May 14, 2014 Leave a comment
I am doing more work than ever with the Internet of Things these days and I’ve wanted to write on this topic for some time. A larger article is in the works for publication, but I’ll give the high level here. Over the last few years my work with Smart Grid in particular and Big Data in general has made me acutely aware of a concept I have started calling the Time Value of Data. This was inspired by my interest in economics and draws its inspiration from the Time Value of Money which dates back nearly 500 years and to a city in Spain that I have always enjoyed visiting.
The theory behind the time value of money is quite straightforward: money today has a future value that is different from the current value. That is capital has a value that changes over time: in a “normal” environment this means some amount of money today is worth that amount plus some more in the future. This is actually a rather complex topic, but plenty has been written about it.
What I want to focus on here is the value of data over time. Data generally has a unique value curve that is different from most other commodities – and yes, data is a commodity (or at least is becoming one). When we think about the Internet of Things in particular – devices, appliances, sensors, and telemetry – it becomes quite apparent that some of this data is going to have high immediate value. A fire alarm is a great example. Knowing about a fire is extremely valuable as it starts. This may allow for safe evacuation or event containment. As time passes the value of this information drops. Do I really care that my building had a fire several hours or days ago? Many of the sensors in use today are focused on this immediate value area.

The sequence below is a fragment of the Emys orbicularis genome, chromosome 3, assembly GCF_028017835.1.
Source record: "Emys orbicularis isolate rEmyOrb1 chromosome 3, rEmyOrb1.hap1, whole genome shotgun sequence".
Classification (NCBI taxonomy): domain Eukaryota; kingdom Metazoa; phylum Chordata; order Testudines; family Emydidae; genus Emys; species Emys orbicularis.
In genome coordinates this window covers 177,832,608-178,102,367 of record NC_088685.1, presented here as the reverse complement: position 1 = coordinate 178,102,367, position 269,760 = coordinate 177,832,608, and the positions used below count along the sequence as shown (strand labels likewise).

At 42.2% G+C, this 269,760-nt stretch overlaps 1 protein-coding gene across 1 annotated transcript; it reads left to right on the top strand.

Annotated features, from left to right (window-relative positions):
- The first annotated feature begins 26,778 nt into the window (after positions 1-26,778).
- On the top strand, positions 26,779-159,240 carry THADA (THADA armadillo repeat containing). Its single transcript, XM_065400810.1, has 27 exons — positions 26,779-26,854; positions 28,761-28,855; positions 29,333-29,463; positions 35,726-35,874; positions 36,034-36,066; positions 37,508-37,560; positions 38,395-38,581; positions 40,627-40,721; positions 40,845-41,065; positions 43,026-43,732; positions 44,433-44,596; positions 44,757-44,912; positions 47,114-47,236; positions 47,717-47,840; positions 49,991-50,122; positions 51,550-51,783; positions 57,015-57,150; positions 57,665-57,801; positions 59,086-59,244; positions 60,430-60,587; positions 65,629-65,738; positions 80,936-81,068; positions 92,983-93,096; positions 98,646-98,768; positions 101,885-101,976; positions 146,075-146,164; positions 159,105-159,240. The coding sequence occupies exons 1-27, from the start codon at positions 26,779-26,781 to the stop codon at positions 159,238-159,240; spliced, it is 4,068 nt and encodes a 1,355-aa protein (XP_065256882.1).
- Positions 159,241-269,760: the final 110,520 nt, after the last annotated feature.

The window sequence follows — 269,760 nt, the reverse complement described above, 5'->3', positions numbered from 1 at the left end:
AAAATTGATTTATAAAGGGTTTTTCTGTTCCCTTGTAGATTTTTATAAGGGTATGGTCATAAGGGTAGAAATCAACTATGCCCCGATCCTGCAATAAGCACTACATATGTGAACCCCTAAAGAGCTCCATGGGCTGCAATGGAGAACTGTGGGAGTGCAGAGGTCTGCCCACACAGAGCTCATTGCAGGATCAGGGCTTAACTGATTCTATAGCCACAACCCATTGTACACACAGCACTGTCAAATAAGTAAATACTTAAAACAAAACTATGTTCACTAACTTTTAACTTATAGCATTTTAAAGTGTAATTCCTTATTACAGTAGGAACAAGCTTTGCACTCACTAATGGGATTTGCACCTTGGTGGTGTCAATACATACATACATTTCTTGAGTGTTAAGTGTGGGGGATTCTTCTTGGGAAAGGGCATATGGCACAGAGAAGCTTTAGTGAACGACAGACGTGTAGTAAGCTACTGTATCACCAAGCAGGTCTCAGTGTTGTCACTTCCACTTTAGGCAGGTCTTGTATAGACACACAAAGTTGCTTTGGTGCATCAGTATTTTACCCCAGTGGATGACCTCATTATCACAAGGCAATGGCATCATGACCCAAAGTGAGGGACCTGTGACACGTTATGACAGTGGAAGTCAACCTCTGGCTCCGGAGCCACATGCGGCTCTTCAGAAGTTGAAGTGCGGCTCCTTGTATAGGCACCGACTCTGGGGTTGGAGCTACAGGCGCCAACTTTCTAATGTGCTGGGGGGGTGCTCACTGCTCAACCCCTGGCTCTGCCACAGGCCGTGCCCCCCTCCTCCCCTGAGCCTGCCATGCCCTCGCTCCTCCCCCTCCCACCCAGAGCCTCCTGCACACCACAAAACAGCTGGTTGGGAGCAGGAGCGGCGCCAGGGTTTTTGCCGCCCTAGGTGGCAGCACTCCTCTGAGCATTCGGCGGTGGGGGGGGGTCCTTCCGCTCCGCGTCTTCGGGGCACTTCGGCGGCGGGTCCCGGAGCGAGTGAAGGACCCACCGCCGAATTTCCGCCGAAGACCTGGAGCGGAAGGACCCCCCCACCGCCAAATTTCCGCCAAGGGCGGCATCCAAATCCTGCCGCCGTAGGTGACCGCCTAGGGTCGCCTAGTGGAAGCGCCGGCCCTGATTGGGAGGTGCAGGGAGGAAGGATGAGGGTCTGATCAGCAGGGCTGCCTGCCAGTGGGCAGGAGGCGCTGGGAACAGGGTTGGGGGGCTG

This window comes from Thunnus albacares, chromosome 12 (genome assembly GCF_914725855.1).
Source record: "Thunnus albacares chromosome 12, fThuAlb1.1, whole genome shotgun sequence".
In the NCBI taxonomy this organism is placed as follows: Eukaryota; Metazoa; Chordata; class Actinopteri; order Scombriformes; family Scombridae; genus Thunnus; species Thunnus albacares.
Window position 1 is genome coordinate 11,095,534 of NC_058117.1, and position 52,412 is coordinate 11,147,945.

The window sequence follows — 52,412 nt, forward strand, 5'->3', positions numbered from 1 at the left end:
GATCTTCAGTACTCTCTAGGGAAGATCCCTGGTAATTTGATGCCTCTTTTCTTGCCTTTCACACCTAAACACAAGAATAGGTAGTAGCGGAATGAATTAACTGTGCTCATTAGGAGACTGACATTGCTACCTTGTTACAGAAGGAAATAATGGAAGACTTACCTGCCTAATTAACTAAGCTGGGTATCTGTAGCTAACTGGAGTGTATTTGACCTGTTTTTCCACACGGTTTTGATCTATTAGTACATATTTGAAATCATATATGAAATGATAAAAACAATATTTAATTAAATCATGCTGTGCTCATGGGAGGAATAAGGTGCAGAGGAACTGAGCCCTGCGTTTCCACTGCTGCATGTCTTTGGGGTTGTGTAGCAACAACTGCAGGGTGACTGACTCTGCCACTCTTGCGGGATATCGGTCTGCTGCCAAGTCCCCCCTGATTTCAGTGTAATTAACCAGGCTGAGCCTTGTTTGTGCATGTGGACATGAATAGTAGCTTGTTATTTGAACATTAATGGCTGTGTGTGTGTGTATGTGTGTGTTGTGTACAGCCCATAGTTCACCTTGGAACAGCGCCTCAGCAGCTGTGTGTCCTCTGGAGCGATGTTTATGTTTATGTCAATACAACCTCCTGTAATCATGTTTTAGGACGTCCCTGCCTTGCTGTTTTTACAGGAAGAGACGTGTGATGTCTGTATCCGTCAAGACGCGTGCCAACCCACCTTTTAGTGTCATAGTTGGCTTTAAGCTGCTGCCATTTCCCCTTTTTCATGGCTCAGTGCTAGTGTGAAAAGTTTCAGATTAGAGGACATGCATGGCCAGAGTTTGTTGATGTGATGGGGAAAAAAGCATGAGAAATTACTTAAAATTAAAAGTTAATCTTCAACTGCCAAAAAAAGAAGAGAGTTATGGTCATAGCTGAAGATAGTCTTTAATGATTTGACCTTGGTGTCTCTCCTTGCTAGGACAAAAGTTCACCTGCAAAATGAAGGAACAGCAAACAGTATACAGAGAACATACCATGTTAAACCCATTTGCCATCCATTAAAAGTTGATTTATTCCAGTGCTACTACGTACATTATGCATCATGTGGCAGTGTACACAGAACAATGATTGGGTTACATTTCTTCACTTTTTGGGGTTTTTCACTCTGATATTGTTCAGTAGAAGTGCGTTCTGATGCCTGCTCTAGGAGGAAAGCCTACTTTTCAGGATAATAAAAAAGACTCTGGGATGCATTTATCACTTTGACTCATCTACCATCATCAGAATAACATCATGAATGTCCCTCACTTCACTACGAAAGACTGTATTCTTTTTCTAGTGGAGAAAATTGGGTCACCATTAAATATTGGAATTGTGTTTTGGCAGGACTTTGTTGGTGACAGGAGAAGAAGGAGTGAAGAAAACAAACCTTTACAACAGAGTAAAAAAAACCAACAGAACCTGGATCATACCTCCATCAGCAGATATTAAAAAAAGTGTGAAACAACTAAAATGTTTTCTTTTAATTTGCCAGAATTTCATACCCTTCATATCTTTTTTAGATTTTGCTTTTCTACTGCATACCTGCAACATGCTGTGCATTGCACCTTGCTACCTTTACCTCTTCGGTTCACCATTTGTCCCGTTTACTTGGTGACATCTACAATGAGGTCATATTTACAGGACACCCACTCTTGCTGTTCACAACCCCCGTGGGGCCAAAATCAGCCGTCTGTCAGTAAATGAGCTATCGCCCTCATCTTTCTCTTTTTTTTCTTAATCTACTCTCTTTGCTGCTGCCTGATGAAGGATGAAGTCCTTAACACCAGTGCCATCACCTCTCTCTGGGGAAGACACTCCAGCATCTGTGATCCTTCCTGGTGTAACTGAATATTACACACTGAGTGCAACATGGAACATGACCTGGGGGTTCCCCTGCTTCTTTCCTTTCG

There is also a secondary data story that is historical or collective data. This is where you can save data in a raw form long enough to gain value from it. Good examples of this are climate data, defect rates, energy usage. As more of this data is collected over longer periods of time the value of it increases dramatically. Although the individual data points may not be as valuable, collectively the data set becomes even more valuable. This is depicted in the chart below (I said this was a rough draft).
As I mentioned, this is an idea I am still formalizing and will have an article about soon – so I invite any comment or contributions on this. Perhaps this is more of a U than a V shaped curve or maybe the right side doesn’t rise as high, but the concept is fairly robust when examining use cases.
More details on this and the implications will follow.